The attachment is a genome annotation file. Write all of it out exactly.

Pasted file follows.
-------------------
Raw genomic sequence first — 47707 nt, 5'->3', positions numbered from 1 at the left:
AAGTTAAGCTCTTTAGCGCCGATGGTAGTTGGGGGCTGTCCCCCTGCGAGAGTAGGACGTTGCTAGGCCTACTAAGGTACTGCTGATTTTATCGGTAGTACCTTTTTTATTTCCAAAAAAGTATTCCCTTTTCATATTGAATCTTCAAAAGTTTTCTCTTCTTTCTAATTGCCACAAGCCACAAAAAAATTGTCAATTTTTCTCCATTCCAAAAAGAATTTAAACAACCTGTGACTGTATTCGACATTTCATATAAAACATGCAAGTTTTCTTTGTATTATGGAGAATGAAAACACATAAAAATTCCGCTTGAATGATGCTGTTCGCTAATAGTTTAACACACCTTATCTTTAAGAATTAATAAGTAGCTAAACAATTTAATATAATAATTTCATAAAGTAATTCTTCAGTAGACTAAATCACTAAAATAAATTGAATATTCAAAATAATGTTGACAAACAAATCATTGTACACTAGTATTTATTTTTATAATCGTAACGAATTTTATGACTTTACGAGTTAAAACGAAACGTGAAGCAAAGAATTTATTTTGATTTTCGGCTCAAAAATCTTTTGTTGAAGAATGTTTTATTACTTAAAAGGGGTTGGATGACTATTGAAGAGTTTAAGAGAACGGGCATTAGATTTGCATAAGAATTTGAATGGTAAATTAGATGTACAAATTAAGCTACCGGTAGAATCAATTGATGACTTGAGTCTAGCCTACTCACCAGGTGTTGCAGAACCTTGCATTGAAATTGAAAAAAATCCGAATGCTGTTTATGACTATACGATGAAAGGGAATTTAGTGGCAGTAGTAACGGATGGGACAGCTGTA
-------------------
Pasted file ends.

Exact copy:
Raw genomic sequence first — 47707 nt, 5'->3', positions numbered from 1 at the left:
AAGTTAAGCTCTTTAGCGCCGATGGTAGTTGGGGGCTGTCCCCCTGCGAGAGTAGGACGTTGCTAGGCCTACTAAGGTACTGCTGATTTTATCGGTAGTACCTTTTTTATTTCCAAAAAAGTATTCCCTTTTCATATTGAATCTTCAAAAGTTTTCTCTTCTTTCTAATTGCCACAAGCCACAAAAAAATTGTCAATTTTTCTCCATTCCAAAAAGAATTTAAACAACCTGTGACTGTATTCGACATTTCATATAAAACATGCAAGTTTTCTTTGTATTATGGAGAATGAAAACACATAAAAATTCCGCTTGAATGATGCTGTTCGCTAATAGTTTAACACACCTTATCTTTAAGAATTAATAAGTAGCTAAACAATTTAATATAATAATTTCATAAAGTAATTCTTCAGTAGACTAAATCACTAAAATAAATTGAATATTCAAAATAATGTTGACAAACAAATCATTGTACACTAGTATTTATTTTTATAATCGTAACGAATTTTATGACTTTACGAGTTAAAACGAAACGTGAAGCAAAGAATTTATTTTGATTTTCGGCTCAAAAATCTTTTGTTGAAGAATGTTTTATTACTTAAAAGGGGTTGGATGACTATTGAAGAGTTTAAGAGAACGGGCATTAGATTTGCATAAGAATTTGAATGGTAAATTAGATGTACAAATTAAGCTACCGGTAGAATCAATTGATGACTTGAGTCTAGCCTACTCACCAGGTGTTGCAGAACCTTGCATTGAAATTGAAAAAAATCCGAATGCTGTTTATGACTATACGATGAAAGGGAATTTAGTGGCAGTAGTAACGGATGGGACAGCTGTA